Fri 15 Dec 2017, 10:00 – 18:00
A symposium examining American magazines and newspapers through a global lens
Traditionally, and following the work of Benedict Anderson, historians have viewed periodicals as a keystone of the modern nation state and a space for imagining nationhood. This symposium will challenge those perspectives, exploring how American periodicals and periodical literature, from the colonial period to the present day, have reached across borders to displace the nation as the primary site of belonging. The symposium will consider how American periodicals, as well as their editors, contributors, and readers, circulated across national boundaries, and the transnational networks that such circulation both relied upon and created.
Academics from the fields of history, literature, media studies and American studies will explore how changes in the material text, technologies and economies of print, reading publics, and distribution networks shaped transnational discourses and movements. They will also examine how periodicals encouraged and sustained transnational identities within the United States itself, including periodicals aimed at immigrant and diasporic communities.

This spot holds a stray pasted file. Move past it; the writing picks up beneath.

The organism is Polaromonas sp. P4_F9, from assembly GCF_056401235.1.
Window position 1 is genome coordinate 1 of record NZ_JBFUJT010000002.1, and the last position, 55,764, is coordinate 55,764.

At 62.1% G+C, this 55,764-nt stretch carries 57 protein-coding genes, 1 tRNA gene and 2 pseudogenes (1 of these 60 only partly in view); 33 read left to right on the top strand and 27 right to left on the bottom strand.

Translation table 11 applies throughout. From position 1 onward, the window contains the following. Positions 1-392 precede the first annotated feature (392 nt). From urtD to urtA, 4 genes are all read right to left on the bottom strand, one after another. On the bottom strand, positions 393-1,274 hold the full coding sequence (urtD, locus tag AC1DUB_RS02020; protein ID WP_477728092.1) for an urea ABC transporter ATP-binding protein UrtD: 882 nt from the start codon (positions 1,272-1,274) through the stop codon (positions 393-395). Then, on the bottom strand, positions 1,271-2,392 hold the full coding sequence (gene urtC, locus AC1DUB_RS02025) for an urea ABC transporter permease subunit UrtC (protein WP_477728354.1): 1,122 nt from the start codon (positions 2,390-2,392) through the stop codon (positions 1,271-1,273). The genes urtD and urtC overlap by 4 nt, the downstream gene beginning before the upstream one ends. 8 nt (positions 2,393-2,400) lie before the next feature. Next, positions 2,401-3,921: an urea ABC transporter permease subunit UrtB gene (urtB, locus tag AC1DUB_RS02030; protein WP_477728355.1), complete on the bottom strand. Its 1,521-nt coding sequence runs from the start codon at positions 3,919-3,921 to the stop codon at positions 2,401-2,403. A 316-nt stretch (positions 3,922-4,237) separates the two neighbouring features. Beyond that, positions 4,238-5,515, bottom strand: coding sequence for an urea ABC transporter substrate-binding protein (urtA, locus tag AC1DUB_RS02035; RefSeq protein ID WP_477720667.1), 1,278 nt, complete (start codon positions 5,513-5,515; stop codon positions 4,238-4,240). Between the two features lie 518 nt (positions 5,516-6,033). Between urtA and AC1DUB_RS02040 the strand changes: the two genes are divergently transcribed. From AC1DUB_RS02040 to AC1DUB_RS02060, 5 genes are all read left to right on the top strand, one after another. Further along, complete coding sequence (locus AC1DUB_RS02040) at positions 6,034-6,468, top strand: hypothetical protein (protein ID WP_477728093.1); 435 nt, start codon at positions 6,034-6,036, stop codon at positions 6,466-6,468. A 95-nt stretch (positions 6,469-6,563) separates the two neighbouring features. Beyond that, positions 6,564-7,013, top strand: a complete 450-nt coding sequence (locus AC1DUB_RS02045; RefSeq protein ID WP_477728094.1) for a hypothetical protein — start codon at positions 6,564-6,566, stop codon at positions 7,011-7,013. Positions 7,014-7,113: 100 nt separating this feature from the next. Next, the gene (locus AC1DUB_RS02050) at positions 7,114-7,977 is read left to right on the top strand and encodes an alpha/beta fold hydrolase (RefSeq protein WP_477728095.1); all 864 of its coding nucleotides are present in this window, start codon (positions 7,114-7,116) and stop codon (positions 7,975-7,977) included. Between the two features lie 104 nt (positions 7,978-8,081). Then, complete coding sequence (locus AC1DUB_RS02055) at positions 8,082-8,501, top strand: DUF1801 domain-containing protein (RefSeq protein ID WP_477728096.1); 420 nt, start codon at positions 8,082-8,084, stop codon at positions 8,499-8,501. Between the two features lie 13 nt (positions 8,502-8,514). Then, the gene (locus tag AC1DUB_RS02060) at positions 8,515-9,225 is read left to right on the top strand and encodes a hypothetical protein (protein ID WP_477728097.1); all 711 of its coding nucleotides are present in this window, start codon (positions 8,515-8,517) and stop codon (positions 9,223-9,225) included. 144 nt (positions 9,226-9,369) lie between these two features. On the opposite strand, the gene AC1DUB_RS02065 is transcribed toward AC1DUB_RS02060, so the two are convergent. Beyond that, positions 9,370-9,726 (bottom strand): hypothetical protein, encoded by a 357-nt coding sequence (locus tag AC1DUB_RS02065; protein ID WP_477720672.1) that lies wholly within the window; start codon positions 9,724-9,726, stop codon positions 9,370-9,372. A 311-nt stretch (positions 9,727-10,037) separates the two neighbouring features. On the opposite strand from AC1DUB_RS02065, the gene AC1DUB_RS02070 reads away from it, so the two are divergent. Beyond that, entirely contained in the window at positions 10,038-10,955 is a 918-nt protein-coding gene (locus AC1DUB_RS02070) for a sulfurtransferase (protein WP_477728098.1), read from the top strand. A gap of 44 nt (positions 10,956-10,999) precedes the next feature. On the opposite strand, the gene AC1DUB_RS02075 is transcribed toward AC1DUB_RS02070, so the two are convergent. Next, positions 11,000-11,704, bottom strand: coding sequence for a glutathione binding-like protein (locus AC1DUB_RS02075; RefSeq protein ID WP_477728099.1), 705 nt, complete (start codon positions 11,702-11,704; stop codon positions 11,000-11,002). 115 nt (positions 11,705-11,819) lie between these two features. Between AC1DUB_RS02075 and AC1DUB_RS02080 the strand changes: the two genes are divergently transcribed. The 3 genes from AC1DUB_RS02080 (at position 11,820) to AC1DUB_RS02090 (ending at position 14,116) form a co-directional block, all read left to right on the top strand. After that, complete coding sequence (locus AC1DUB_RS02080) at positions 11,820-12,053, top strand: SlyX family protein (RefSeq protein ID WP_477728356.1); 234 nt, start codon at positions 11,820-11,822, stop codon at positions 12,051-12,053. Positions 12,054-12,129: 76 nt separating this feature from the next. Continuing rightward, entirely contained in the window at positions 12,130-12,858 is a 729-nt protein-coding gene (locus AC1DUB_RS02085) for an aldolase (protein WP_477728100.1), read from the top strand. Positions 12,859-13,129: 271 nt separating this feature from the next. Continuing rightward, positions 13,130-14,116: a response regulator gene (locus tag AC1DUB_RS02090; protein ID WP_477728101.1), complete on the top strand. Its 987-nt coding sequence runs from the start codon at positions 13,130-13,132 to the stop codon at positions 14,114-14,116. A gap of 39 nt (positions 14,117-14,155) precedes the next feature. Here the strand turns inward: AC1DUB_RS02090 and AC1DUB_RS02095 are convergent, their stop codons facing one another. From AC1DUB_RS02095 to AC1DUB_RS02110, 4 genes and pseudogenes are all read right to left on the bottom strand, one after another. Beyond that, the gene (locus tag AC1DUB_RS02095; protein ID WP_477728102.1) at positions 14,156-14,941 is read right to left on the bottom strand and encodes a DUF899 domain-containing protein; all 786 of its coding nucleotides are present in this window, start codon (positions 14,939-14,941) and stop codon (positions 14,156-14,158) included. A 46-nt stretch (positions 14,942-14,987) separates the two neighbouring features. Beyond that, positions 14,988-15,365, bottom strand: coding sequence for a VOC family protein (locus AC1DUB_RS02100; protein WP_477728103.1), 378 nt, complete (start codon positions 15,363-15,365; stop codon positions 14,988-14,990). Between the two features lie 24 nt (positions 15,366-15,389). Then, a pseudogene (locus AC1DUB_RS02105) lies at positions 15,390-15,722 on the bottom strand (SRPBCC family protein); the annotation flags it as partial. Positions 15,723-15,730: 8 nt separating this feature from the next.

Together, these academics will ask how what we think we know about American print and American periodical literature is transformed when we view these subjects from a global perspective. The event will also include a show and tell with original periodicals from the British Library’s collections.
Registration: £25 standard rate; £10 for British Library Members, students (undergraduate and post-graduate), registered unemployed and Early Career Researchers on short-term contracts (ECRs should choose the ‘Student’ ticket category when booking).
Refreshments, lunch and a drinks reception are including in the registration fee.
For more information about the symposium and to view the call for papers, visit: https://
Sponsored by the Eccles Centre for American Studies at the British Library, in collaboration with the Network of American Periodical Studies. Supported by the British Association for American Studies and the Centre for Victorian Studies at Royal Holloway, University of London.